Class, Power and Technology : Skilled Workers in Britain and America
"Class, Power and Technology" analyses the development and nature of skilled manual work in Britain and the USA since 1940. Penn discusses theories of skill, including theories of deskilling, and the impact of technology on skills. He charts historical changes in the class situation of skilled manual workers, contrasting trends in Britain and the USA, and discussing changes in their orientations to work, politics and other issues. In the course of this analysis, the author aims to develop an account of skilled work which differs substantially from those current in the literature and which involves a close integration of sociological and historical reasoning. The author contrasts the class structures of Britain and the USA in such a way as to cast doubt upon a range of orthodox theories of class and politics. This book is intended as a source of factual information and a reference for students of politics and sociology.
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- Hardback | 208 pages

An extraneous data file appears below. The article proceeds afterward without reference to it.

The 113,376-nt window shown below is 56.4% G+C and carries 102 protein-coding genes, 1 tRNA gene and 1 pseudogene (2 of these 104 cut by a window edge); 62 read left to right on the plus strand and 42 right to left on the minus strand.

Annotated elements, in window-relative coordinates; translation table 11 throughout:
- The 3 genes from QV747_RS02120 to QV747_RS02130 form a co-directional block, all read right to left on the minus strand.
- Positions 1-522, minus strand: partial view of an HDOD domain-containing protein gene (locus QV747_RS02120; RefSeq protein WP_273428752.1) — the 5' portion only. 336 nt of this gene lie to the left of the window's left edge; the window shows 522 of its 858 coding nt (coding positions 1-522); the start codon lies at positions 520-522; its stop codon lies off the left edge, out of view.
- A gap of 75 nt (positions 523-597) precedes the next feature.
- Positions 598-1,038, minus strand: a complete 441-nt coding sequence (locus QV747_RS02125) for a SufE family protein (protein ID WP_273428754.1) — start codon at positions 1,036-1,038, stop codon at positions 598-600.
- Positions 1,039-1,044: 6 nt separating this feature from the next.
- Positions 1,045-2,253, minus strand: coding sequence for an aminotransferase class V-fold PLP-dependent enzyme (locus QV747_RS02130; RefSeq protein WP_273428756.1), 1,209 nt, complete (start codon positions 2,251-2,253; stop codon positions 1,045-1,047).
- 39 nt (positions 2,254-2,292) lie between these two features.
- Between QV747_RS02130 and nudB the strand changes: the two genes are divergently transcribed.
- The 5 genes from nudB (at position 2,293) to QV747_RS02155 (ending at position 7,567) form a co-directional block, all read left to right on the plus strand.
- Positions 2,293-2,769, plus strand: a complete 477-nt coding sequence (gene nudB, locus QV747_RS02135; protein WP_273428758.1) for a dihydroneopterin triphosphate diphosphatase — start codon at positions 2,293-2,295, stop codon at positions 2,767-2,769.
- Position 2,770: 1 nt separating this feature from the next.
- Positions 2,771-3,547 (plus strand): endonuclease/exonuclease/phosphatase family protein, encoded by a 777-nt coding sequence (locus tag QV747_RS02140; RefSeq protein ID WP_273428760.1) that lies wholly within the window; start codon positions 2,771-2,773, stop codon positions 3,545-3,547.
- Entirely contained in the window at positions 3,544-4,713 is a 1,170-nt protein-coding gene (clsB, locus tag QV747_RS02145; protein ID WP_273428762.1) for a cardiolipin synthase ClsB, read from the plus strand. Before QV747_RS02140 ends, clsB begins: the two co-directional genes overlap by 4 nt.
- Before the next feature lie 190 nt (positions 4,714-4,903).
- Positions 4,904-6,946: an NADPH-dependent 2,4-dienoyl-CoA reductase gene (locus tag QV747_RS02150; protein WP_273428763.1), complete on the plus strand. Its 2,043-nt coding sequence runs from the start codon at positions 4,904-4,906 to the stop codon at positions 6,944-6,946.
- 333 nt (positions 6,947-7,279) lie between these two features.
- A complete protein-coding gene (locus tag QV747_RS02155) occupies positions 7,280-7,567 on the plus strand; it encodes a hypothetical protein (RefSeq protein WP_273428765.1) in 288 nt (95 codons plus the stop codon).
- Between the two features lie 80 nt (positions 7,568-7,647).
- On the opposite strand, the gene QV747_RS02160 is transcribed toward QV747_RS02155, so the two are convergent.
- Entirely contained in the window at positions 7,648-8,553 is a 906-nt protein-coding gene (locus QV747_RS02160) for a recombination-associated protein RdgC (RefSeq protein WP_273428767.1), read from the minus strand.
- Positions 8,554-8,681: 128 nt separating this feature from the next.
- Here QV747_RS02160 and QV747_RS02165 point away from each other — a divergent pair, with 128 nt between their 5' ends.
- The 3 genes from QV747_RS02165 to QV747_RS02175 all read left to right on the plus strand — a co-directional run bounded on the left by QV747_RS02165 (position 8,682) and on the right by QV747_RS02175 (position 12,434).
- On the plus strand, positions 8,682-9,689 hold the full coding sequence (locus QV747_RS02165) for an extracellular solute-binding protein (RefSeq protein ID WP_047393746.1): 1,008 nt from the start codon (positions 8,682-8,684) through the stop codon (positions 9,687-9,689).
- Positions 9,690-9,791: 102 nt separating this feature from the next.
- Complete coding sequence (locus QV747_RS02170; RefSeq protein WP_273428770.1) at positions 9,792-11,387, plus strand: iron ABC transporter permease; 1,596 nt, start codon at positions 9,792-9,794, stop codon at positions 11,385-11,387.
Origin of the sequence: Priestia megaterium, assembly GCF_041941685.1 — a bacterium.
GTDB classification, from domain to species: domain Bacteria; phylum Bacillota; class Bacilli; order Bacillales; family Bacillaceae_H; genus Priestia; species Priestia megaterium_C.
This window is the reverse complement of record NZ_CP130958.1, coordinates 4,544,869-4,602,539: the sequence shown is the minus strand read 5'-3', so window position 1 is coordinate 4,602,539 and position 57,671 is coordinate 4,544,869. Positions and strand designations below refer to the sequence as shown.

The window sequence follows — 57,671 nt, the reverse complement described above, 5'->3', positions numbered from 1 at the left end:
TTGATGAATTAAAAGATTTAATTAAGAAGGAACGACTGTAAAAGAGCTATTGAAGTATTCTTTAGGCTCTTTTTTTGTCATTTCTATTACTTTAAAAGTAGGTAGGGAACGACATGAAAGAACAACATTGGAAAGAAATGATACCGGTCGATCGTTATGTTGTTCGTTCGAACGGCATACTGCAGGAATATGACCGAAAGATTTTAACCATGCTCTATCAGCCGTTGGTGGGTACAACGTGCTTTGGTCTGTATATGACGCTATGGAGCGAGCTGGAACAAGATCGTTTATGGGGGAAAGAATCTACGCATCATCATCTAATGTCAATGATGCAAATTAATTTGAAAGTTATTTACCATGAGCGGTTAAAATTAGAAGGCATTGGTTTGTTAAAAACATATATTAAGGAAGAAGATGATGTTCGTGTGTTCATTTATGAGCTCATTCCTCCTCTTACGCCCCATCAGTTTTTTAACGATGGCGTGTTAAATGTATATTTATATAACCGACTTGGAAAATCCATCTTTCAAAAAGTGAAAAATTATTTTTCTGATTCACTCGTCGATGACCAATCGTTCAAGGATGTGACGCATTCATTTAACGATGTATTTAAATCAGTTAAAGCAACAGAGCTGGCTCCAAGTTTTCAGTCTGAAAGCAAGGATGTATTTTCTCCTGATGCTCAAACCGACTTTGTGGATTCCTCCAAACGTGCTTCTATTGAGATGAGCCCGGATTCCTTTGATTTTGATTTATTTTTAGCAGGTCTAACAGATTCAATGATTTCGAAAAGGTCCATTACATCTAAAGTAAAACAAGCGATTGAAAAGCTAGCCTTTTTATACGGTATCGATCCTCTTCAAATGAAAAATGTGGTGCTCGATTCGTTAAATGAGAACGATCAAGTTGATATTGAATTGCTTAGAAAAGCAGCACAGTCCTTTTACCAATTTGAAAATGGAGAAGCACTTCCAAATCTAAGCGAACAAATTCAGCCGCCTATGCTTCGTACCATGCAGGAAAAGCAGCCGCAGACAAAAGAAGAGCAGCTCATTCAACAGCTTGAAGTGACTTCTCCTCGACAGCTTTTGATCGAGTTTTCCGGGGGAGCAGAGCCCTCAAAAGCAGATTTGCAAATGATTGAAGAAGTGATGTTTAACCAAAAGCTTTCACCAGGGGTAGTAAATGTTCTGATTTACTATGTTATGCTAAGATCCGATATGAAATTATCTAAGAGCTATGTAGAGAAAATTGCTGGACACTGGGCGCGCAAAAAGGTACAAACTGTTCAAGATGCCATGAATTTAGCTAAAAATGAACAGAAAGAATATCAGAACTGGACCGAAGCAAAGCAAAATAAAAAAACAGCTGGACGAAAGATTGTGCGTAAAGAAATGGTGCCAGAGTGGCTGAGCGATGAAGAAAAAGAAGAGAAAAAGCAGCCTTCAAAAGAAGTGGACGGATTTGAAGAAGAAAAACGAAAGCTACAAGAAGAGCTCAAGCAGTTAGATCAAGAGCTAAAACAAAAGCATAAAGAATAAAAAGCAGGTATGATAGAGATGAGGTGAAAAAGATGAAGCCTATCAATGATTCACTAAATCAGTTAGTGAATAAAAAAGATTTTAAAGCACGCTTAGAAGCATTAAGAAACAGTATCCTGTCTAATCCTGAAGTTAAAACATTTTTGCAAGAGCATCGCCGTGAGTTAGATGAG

- 138 x 216mm | 394g
- 17 Nov 1989
- Polity Press
- Oxford, United Kingdom
- Illustrated edition
- footnotes, bibliography
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Table of contents
Part 1 The Structure of Skilled Work in Britain and America: The Debate About Skilled Workers in Contemporary Class Analysis; Theories of Skilled Work in Contemporary Industrial Societies; Trends in Skilled Labour in the USA and Britain Since 1940; Trends in Skilled Work in Contemporary Britain; Trends in Skilled Work in the United States of America. Part 2 The Social Organization of Skilled Work in Britain and America: Socialization into Skilled Identities; Skilled Workers in British and American Trades Unions; The Social Composition of Skilled Workers